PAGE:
MySpace may follow its acquisition of iLike with streaming music service Imeem to its music roster. TechCrunch, citing multiple unidentified sources, reports that the companies are in late-stage negotiations, price unknown. Whatever it is, it wouldn’t be the exit Imeem Cofounder and CEO Dalton Caldwell and investors hoped for when it relaunched as a social music service in 2005 with an innovative approach to sharing music online, when it made licensing deals for ad-supported streaming with all the majors in 2007, or, in 2008, when it acquired Shawn Fanning’s Snocap and its technology for digital rights and content management. Update: Rafat adds: We have confirmed the deal talks, though no clear what stage they are in.
MySpace, which spent a year or so developing MySpace Music on its own, wants more music heft. Acquiring iLike made it part of the new Google (NSDQ: GOOG) Music Search and brought in new talent. Adding Imeem would bring more of that social element and an established user base; it had 15 million uniques in September, according to comScore (NSDQ: SCOR) (via TC). TC also repeats a recent report that MySpacer Music will have to go subscription to manage costs. I’ve been told MySpace doesn’t plan to end free ad-supported streaming although I wouldn’t be surprised to see a premium/subscription offering; last week in Monaco, News Corp (NYSE: NWS). Chief Digital Officer Jon Miller told Rafat he believes in the “freemium” model as a concept, also saying that costs of payments to the labels make a paid model worth considering.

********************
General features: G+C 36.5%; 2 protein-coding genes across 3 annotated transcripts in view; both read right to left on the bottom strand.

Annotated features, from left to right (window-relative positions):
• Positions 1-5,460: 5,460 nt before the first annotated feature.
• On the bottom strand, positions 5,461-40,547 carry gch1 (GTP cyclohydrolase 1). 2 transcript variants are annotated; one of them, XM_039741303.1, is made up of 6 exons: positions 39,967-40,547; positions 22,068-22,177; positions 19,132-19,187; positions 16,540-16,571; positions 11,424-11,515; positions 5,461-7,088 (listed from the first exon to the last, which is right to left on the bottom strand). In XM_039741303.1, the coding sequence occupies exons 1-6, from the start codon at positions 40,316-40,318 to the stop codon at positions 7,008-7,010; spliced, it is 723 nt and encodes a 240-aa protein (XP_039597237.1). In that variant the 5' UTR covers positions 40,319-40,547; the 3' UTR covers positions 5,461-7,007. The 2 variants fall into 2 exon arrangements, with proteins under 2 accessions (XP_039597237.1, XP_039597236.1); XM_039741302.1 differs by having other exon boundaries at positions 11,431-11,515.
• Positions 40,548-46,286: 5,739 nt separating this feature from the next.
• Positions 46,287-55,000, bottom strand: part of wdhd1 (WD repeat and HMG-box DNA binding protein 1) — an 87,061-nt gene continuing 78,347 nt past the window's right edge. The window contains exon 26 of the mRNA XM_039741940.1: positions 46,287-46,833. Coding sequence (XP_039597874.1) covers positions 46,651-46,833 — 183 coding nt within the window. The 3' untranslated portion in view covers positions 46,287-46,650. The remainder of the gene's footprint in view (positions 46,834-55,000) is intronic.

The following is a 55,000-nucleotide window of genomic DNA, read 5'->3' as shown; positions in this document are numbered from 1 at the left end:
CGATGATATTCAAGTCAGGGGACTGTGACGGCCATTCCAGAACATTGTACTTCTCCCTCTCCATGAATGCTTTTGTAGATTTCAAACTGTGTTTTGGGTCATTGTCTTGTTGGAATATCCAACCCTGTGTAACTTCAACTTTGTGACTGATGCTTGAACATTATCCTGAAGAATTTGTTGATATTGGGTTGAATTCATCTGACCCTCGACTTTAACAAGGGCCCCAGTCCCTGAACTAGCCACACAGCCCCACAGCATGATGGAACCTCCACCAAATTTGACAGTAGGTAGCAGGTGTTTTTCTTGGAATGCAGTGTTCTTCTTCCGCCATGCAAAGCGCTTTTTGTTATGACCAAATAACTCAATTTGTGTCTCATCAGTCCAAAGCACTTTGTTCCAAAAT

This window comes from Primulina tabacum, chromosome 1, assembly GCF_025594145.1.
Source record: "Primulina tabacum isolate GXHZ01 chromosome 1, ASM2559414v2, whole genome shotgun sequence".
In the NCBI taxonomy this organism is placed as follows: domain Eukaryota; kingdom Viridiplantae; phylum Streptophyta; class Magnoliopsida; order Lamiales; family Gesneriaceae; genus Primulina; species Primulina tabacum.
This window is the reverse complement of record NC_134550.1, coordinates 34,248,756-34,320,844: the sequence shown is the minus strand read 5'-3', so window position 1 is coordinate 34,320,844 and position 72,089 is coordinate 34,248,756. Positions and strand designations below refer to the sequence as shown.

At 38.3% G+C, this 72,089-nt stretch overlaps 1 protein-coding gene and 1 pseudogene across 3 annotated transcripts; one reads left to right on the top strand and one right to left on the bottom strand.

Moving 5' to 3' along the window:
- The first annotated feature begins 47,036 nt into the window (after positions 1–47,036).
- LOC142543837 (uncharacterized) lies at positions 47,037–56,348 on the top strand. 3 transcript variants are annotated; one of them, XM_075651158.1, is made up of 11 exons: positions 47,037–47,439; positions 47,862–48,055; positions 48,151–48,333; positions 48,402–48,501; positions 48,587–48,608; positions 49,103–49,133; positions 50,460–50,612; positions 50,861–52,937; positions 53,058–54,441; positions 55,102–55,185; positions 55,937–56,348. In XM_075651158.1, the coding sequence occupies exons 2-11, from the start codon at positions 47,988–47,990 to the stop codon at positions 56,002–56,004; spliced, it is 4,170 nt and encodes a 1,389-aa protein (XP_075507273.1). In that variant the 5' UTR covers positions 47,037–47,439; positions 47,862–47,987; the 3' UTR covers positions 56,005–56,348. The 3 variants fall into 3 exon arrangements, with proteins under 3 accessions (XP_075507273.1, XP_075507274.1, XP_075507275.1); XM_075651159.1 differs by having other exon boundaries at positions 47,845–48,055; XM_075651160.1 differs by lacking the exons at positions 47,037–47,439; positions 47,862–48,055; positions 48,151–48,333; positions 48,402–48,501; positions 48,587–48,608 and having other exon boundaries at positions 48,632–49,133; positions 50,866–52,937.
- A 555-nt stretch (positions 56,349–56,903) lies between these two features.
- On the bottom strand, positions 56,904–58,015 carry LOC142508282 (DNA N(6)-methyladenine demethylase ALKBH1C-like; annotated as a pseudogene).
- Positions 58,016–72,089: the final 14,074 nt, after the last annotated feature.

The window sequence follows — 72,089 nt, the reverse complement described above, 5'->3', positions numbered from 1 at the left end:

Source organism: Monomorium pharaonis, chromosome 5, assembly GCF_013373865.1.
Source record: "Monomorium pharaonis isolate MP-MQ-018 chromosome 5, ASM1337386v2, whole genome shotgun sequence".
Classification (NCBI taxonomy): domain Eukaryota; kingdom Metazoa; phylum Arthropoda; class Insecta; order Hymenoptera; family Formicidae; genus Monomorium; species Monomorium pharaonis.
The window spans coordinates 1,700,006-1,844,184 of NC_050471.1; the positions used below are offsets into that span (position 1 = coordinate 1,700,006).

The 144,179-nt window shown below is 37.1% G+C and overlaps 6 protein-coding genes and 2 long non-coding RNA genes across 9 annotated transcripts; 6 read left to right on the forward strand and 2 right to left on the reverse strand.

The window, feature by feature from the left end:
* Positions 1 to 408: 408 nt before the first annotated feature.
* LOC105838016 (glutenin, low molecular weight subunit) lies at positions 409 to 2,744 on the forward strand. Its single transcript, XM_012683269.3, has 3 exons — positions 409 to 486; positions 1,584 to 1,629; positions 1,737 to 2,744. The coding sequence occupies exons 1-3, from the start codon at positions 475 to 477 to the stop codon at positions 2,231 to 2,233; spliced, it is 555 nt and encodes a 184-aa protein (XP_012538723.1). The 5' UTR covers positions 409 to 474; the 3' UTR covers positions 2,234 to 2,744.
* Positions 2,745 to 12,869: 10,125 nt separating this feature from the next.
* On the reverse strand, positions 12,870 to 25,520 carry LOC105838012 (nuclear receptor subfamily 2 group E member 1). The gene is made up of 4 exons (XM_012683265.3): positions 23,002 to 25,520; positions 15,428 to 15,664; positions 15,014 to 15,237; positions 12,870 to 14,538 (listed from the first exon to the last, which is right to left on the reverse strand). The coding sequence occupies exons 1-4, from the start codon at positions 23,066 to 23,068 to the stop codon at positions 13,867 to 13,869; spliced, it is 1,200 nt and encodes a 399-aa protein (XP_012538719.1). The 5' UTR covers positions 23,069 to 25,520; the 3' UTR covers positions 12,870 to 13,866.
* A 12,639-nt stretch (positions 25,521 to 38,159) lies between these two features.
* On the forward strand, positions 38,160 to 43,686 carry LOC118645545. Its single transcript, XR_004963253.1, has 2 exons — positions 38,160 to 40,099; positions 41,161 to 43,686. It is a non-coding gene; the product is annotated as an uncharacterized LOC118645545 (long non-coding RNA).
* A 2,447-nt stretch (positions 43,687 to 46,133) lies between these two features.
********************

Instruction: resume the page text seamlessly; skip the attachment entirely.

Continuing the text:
Imeem hasn’t had an easy time of it, spending much of the last year looking for ways to survive after a sales effort in late 2008. Warner Music Group (NYSE: WMG) wrote off its $15 million investment in the company in May, as well as expectations that it would receive $4 million fro the free streaming service. That same month, Imeem said it raised $2.4 million of a $6.5 million new round. Then, in June, Warner helped Imeem restructure, taking a larger stake in the company in exchange for lower licensing fees. WMG is also a partner in MySpace Music and execs were vocal early on about concerns the venture wasn’t delivering results fast enough.